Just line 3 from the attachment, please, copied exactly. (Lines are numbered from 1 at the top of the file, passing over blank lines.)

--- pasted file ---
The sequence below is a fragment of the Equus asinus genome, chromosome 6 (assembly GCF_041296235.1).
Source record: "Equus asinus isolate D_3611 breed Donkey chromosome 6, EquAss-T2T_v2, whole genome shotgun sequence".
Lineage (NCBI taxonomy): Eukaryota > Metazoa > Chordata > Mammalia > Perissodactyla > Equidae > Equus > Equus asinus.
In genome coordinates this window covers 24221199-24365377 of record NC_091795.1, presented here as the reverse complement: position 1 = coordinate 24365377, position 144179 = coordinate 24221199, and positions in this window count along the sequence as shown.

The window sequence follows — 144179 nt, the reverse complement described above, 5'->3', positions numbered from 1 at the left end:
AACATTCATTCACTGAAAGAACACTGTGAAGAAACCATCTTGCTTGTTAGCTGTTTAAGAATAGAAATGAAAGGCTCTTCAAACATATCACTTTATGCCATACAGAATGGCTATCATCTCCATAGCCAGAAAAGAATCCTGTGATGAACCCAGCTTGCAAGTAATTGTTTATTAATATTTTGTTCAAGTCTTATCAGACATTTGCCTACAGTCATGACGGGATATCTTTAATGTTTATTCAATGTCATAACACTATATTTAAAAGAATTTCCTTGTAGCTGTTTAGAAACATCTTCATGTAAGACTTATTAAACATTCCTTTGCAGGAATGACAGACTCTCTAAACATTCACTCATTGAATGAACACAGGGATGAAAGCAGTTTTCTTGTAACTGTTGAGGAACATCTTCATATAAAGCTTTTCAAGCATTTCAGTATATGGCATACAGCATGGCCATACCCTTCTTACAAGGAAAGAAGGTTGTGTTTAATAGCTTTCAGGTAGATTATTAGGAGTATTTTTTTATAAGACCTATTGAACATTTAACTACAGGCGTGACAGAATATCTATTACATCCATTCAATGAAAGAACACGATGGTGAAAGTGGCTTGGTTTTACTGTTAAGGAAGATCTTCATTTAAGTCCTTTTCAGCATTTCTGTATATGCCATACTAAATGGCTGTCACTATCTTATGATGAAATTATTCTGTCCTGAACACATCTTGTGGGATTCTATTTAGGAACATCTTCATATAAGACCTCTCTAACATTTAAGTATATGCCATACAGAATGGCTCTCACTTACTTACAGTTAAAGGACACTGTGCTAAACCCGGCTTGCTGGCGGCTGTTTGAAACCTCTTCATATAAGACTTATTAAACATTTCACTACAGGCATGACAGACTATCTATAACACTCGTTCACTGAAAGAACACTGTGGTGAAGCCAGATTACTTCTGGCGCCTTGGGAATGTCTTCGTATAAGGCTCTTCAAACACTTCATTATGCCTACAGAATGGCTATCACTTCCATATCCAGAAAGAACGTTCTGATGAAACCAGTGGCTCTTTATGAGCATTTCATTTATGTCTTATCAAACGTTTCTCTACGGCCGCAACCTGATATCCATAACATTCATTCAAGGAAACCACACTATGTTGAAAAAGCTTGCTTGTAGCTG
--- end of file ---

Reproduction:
Lineage (NCBI taxonomy): Eukaryota > Metazoa > Chordata > Mammalia > Perissodactyla > Equidae > Equus > Equus asinus.